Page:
In relation to research question one (R1.), it was discovered that most science teachers were in agreement with the goals of the modern science education. With regard to the second question (R2.), the study indicated that most teachers favored the modern goals of science education more than the past goals. However, there was no clear-cut indication of the importance of incorporating the interaction of science, technology, and society (STS) as part of the goals of the modern science education. The third question (R3.), which dealt with the relationship between the teacher’s beliefs and their classroom practices, indicated that the three teachers showed varied degrees of the extent to which they followed their beliefs concerning the goals of modern science education. However, there was a strong relationship between the teacher’s beliefs and the goals of the modern science education for each the three teachers (Fischer-Mueller, 2007, p. 7).
Adequacy of the Results
The case study addresses the objectives of the three research questions using sufficiently analyzed data. The results generated are adequate and reliable. The grounded research questions of the case study provide sufficient data from which the end results are inferred. Despite the fact that all questions are sufficiently answered, the adequacy of the third question is limited due to reliance on a small sample size.
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The Conclusions of the Study
From the study, it is indicated that data analysis and the results obtained provide strong evidence showing the degree to which the teacher’s beliefs affect their conduct in classrooms. It also shows the extent to which the teachers attach their beliefs to goals of modern science education. However, it is advisable that one should not take these findings as the truth since they are based on percentages which can be misleading. Otherwise, there was strong evidence to suggest that the three teachers held moderate to strong beliefs to about 16 goals of modern science education (Muller-Fischer-Mueller, 2007, p. 8).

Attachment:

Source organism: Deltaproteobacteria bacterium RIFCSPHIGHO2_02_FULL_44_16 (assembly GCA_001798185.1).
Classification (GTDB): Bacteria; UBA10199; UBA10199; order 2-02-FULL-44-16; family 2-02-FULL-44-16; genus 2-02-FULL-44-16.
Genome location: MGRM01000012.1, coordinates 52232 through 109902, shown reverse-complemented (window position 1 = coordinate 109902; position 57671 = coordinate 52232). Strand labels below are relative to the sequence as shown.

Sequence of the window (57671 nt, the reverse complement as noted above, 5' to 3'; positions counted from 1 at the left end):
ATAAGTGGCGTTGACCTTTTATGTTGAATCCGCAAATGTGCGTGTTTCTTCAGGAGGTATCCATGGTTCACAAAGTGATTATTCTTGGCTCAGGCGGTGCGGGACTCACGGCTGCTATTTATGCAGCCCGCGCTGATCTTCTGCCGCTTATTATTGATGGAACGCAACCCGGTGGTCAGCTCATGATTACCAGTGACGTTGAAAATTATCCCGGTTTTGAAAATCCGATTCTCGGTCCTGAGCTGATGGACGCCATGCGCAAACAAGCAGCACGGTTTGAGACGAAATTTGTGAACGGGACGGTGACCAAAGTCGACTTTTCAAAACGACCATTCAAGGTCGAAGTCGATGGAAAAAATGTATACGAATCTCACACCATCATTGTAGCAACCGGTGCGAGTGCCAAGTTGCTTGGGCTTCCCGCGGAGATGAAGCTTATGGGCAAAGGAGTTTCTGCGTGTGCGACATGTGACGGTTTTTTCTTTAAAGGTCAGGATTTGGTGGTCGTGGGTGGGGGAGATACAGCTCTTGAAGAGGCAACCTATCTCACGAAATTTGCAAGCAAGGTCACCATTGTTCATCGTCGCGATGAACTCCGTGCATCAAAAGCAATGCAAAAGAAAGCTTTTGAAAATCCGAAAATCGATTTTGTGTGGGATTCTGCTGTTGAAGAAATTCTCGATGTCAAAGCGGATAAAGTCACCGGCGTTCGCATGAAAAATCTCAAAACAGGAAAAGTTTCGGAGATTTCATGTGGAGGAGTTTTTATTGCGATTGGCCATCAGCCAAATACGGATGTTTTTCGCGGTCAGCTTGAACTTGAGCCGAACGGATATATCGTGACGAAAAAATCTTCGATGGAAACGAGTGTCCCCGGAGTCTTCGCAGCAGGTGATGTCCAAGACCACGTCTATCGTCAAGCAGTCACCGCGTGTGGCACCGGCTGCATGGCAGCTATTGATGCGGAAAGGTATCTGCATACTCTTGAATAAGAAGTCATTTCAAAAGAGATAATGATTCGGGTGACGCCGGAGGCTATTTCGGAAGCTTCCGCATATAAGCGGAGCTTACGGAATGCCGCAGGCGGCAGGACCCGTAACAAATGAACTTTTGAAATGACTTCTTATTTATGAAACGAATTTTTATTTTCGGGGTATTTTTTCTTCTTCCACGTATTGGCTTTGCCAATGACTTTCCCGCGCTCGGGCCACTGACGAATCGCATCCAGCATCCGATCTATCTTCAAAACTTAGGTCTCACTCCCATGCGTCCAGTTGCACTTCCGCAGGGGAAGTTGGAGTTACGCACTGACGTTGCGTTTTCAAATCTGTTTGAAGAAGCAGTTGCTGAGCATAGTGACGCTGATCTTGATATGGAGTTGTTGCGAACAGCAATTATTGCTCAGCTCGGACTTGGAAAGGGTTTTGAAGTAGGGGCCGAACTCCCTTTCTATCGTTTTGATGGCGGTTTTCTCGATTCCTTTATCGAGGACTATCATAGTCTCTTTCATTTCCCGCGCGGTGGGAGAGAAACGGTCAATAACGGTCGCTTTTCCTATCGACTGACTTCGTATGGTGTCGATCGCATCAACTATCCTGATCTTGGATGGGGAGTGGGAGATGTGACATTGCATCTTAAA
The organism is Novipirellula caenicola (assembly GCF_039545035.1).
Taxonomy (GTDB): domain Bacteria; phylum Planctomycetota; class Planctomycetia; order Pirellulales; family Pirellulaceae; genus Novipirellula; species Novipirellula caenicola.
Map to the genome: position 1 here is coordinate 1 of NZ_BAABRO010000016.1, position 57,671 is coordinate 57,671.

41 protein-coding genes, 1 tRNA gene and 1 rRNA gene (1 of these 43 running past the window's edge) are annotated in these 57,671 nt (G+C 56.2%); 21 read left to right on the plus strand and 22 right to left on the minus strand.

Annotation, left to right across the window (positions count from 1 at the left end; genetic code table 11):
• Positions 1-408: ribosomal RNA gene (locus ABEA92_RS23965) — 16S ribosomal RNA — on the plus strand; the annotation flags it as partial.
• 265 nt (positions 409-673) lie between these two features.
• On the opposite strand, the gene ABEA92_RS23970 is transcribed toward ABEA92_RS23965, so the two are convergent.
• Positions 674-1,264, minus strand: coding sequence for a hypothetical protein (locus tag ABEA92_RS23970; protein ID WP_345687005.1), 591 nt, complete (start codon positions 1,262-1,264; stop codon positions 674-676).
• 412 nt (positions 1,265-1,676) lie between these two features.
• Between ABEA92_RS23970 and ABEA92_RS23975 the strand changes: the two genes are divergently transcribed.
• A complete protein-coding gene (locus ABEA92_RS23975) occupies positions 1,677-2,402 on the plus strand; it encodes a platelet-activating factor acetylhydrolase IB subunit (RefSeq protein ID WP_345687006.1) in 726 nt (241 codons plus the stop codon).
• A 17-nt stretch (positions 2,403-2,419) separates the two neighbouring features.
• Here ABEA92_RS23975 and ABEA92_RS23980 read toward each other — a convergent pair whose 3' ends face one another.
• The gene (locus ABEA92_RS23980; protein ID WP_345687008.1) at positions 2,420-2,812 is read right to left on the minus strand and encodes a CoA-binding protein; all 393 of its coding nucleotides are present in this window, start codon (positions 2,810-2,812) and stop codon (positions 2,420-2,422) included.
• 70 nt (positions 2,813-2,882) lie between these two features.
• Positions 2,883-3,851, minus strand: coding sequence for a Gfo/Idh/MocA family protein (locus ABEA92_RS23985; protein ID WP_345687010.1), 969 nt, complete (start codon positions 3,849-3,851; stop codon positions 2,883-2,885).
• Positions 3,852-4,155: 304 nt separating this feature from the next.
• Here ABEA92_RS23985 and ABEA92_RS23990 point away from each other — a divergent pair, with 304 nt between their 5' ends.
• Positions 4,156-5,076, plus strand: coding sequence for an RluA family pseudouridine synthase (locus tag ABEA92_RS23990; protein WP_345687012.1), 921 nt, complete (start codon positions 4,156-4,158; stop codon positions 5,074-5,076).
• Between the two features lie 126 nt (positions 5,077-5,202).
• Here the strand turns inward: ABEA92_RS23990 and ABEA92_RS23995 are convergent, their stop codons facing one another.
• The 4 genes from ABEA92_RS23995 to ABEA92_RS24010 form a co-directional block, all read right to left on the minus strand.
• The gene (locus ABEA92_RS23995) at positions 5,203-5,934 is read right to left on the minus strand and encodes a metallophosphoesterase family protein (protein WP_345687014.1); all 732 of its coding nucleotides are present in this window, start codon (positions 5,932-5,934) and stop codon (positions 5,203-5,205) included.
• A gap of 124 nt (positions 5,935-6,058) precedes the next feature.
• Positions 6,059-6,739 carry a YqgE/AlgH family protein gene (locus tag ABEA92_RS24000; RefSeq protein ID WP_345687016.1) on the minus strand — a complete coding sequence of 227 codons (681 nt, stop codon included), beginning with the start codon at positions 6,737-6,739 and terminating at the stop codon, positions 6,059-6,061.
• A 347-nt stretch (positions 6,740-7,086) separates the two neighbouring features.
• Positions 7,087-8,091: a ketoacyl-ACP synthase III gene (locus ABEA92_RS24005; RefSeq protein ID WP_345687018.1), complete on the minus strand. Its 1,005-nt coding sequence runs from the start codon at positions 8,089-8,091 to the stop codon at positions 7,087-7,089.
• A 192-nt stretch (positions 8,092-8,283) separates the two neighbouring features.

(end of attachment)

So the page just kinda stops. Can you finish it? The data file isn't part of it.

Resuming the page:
Adequacy of the Conclusions Based on the Analysis and the Results
The conclusions are sufficiently connected to the findings of the study in that they are guided by the analyses and the results. Despite the positive outcomes as indicated by the analysis of the results, care must be taken when making judgments associated with the results of the study. This arises from the fact that the study was limited in terms of scope. From the methodology, analyses and the results sections, it is evident that the study only considered three out of the nine teachers in the school.
The interrelationship between data analysis, the results, and the conclusions of a research study
A research study is carried out with the aim of generating data to support claims made in the research questions or its grounded hypotheses. To ascertain the accuracy, consistency and clarity of the data generated, the data has to be analyzed to come up with results. Results generated through this method enable the researcher to come up with conclusions which state whether the study was successful in addressing the study problem or not. Therefore, there is a strong relationship between the data analyses, results and conclusions because one cannot come up with results without analyzing data. On the other hand, a researcher cannot come up with conclusions without making reference to the results generated.
Fischer-Mueller, J. (2007). A case study of teacher beliefs in contemporary science goals and classroom practices. Science Educator. Web.
McLaughlin, M. & Talbert, J. (1993). Contexts that matter for teaching and learning: Strategic opportunities for meeting the nation’s educational goals. Stanford: Stanford University Center for Research on the Context of Secondary School Teaching.
Spradley, J. (1980). Participant observation. New York: Holt, Rinehart & Winston.